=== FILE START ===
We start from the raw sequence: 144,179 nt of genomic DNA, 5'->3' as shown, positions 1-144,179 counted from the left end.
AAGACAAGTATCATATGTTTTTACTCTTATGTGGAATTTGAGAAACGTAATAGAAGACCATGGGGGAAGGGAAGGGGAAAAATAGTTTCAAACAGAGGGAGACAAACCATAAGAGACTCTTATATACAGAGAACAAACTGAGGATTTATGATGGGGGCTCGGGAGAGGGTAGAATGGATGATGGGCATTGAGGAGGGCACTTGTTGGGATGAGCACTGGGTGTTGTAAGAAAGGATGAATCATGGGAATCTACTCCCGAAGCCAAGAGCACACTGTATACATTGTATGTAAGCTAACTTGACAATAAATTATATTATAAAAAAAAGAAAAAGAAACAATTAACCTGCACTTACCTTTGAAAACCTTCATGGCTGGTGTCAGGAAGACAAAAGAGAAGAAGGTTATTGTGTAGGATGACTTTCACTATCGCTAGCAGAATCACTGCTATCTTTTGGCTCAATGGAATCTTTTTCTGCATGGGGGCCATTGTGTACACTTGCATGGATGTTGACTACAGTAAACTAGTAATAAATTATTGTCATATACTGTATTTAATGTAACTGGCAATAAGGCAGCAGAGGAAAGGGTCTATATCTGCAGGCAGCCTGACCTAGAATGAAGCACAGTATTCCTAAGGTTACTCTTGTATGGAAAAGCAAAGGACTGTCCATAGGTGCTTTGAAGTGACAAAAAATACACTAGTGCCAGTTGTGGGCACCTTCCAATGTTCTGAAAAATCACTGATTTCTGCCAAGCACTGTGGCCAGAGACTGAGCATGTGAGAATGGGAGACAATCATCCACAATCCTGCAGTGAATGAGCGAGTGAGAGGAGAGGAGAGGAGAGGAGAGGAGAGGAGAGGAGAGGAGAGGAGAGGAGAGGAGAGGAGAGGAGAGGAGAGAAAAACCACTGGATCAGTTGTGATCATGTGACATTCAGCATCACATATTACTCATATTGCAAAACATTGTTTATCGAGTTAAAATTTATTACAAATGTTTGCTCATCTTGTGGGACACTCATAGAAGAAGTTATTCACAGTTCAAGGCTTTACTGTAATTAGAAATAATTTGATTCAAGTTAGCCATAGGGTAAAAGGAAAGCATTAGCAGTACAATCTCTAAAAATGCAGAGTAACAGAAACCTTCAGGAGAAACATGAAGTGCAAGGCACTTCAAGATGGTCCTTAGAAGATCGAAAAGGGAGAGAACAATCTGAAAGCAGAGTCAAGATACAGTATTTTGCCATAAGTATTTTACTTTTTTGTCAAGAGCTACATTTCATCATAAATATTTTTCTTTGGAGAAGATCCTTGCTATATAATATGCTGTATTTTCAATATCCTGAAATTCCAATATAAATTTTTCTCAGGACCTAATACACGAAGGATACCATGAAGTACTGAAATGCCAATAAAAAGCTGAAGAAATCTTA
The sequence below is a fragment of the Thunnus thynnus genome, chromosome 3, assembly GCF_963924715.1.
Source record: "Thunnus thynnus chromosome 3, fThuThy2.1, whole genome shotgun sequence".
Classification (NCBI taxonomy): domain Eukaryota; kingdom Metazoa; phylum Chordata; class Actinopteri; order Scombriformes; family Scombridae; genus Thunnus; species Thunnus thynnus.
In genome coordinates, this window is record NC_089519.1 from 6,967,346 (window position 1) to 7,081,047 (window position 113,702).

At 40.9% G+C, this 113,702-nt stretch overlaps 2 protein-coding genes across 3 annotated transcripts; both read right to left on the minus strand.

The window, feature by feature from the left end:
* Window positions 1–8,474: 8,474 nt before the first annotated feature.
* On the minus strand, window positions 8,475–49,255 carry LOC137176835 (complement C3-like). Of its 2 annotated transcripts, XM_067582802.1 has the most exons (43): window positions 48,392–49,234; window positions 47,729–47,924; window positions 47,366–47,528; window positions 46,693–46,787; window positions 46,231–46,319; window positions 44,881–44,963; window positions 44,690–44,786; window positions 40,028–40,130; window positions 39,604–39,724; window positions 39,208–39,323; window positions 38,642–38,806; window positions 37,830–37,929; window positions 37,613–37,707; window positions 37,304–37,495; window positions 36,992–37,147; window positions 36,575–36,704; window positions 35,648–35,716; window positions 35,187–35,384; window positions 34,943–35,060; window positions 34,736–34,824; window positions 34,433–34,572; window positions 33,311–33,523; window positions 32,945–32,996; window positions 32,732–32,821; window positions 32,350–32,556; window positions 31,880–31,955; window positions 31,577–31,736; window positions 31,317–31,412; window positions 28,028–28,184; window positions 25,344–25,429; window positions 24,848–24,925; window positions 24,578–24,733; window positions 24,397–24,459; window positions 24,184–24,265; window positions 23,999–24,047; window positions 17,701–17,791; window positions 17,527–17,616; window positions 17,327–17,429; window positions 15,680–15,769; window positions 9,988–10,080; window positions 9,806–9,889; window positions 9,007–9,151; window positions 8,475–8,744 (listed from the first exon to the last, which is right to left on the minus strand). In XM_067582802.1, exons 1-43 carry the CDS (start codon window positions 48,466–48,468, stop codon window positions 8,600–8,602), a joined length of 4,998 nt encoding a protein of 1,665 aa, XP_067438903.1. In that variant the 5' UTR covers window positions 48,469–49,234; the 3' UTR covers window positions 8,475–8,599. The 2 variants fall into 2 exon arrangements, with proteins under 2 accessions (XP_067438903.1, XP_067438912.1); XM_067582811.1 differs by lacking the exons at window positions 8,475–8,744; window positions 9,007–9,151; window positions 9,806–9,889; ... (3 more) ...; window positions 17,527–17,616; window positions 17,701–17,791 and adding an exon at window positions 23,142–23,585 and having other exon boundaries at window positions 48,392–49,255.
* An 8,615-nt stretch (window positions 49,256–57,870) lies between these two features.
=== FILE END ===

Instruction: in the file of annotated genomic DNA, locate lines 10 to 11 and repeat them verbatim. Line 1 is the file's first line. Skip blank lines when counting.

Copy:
* On the minus strand, window positions 8,475–49,255 carry LOC137176835 (complement C3-like). Of its 2 annotated transcripts, XM_067582802.1 has the most exons (43): window positions 48,392–49,234; window positions 47,729–47,924; window positions 47,366–47,528; window positions 46,693–46,787; window positions 46,231–46,319; window positions 44,881–44,963; window positions 44,690–44,786; window positions 40,028–40,130; window positions 39,604–39,724; window positions 39,208–39,323; window positions 38,642–38,806; window positions 37,830–37,929; window positions 37,613–37,707; window positions 37,304–37,495; window positions 36,992–37,147; window positions 36,575–36,704; window positions 35,648–35,716; window positions 35,187–35,384; window positions 34,943–35,060; window positions 34,736–34,824; window positions 34,433–34,572; window positions 33,311–33,523; window positions 32,945–32,996; window positions 32,732–32,821; window positions 32,350–32,556; window positions 31,880–31,955; window positions 31,577–31,736; window positions 31,317–31,412; window positions 28,028–28,184; window positions 25,344–25,429; window positions 24,848–24,925; window positions 24,578–24,733; window positions 24,397–24,459; window positions 24,184–24,265; window positions 23,999–24,047; window positions 17,701–17,791; window positions 17,527–17,616; window positions 17,327–17,429; window positions 15,680–15,769; window positions 9,988–10,080; window positions 9,806–9,889; window positions 9,007–9,151; window positions 8,475–8,744 (listed from the first exon to the last, which is right to left on the minus strand). In XM_067582802.1, exons 1-43 carry the CDS (start codon window positions 48,466–48,468, stop codon window positions 8,600–8,602), a joined length of 4,998 nt encoding a protein of 1,665 aa, XP_067438903.1. In that variant the 5' UTR covers window positions 48,469–49,234; the 3' UTR covers window positions 8,475–8,599. The 2 variants fall into 2 exon arrangements, with proteins under 2 accessions (XP_067438903.1, XP_067438912.1); XM_067582811.1 differs by lacking the exons at window positions 8,475–8,744; window positions 9,007–9,151; window positions 9,806–9,889; ... (3 more) ...; window positions 17,527–17,616; window positions 17,701–17,791 and adding an exon at window positions 23,142–23,585 and having other exon boundaries at window positions 48,392–49,255.
* An 8,615-nt stretch (window positions 49,256–57,870) lies between these two features.